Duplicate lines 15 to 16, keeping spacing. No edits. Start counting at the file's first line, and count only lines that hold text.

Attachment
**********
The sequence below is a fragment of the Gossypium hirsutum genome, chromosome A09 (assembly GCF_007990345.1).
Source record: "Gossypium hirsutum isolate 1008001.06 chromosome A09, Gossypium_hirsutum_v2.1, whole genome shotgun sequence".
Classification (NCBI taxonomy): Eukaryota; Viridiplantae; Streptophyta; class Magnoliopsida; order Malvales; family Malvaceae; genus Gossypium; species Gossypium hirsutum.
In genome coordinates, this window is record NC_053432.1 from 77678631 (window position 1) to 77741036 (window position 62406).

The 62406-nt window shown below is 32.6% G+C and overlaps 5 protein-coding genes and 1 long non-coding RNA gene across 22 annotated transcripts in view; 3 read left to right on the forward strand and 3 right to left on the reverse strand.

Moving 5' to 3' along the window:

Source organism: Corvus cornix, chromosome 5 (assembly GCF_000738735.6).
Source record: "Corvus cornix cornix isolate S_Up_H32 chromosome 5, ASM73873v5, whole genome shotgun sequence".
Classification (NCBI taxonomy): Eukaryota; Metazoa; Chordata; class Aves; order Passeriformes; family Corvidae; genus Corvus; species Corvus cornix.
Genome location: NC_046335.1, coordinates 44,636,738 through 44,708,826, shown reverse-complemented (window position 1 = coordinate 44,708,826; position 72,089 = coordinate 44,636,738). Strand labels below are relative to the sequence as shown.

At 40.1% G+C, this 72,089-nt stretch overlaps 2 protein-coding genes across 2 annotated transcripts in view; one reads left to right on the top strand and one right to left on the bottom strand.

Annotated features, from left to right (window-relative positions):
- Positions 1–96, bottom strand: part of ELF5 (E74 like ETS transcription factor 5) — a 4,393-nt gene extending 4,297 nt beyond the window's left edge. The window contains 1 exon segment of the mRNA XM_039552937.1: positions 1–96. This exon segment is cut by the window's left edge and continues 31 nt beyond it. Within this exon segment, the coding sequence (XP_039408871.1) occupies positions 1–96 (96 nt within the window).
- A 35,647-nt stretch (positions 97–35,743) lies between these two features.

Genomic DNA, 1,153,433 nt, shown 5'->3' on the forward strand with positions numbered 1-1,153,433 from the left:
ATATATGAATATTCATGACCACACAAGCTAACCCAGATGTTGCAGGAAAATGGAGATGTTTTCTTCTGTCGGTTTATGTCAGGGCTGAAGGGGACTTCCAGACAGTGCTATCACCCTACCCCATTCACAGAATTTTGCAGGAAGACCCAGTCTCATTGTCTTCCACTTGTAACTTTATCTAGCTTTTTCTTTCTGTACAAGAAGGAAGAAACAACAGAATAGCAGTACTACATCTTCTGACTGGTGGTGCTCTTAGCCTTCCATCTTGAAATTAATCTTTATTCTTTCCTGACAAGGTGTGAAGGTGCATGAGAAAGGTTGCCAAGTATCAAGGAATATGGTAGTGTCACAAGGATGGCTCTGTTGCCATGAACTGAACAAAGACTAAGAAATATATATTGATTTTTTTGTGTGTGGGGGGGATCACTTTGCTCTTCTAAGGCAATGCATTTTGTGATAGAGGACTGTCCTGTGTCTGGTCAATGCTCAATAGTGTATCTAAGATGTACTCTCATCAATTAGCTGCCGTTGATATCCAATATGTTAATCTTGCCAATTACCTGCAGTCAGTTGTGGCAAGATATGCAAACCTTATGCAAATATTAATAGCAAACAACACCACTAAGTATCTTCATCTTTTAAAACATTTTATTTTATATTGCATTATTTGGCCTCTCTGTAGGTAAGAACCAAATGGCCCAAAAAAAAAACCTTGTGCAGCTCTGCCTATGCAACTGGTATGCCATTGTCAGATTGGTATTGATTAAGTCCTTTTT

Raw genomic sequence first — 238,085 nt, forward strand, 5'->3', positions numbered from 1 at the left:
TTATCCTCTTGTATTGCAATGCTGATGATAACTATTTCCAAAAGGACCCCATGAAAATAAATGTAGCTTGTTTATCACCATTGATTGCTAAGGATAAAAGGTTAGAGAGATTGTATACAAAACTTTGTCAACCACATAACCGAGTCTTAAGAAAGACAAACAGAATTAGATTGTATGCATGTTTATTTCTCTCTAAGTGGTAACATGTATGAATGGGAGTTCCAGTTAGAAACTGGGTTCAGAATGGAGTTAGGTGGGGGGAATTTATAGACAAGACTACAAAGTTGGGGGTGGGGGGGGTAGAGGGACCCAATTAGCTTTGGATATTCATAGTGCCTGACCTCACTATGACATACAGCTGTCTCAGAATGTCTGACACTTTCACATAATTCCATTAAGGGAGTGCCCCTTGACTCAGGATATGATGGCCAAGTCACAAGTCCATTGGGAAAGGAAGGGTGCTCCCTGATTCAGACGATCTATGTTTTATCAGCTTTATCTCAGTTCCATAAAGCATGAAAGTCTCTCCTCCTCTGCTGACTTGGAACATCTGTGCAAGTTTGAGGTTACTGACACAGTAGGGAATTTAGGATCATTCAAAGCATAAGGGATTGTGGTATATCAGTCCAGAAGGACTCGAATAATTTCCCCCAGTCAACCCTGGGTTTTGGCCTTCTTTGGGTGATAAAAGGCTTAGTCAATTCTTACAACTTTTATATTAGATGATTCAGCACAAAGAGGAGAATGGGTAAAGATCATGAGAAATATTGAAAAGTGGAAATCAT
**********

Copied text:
Genomic DNA, 1,153,433 nt, shown 5'->3' on the forward strand with positions numbered 1-1,153,433 from the left:
ATATATGAATATTCATGACCACACAAGCTAACCCAGATGTTGCAGGAAAATGGAGATGTTTTCTTCTGTCGGTTTATGTCAGGGCTGAAGGGGACTTCCAGACAGTGCTATCACCCTACCCCATTCACAGAATTTTGCAGGAAGACCCAGTCTCATTGTCTTCCACTTGTAACTTTATCTAGCTTTTTCTTTCTGTACAAGAAGGAAGAAACAACAGAATAGCAGTACTACATCTTCTGACTGGTGGTGCTCTTAGCCTTCCATCTTGAAATTAATCTTTATTCTTTCCTGACAAGGTGTGAAGGTGCATGAGAAAGGTTGCCAAGTATCAAGGAATATGGTAGTGTCACAAGGATGGCTCTGTTGCCATGAACTGAACAAAGACTAAGAAATATATATTGATTTTTTTGTGTGTGGGGGGGATCACTTTGCTCTTCTAAGGCAATGCATTTTGTGATAGAGGACTGTCCTGTGTCTGGTCAATGCTCAATAGTGTATCTAAGATGTACTCTCATCAATTAGCTGCCGTTGATATCCAATATGTTAATCTTGCCAATTACCTGCAGTCAGTTGTGGCAAGATATGCAAACCTTATGCAAATATTAATAGCAAACAACACCACTAAGTATCTTCATCTTTTAAAACATTTTATTTTATATTGCATTATTTGGCCTCTCTGTAGGTAAGAACCAAATGGCCCAAAAAAAAAACCTTGTGCAGCTCTGCCTATGCAACTGGTATGCCATTGTCAGATTGGTATTGATTAAGTCCTTTTT